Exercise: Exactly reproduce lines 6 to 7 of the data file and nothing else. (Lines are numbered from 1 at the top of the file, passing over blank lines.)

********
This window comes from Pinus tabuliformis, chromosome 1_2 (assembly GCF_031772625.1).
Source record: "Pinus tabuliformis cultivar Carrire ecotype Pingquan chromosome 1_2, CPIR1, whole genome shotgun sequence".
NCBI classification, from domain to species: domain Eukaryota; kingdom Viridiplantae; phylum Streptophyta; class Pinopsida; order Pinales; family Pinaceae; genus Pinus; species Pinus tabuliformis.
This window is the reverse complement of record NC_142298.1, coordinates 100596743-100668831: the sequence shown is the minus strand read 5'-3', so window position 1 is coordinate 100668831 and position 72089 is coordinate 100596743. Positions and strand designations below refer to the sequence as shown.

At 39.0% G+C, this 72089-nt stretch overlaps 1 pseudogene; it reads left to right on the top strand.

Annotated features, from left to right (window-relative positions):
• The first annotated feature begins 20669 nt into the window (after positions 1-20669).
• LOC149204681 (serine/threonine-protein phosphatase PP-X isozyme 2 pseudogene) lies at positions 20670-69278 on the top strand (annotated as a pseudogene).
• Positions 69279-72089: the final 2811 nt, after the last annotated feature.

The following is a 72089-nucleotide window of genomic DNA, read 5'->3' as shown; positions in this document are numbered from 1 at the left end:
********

Annotated features, from left to right (window-relative positions):
• The first annotated feature begins 20669 nt into the window (after positions 1-20669).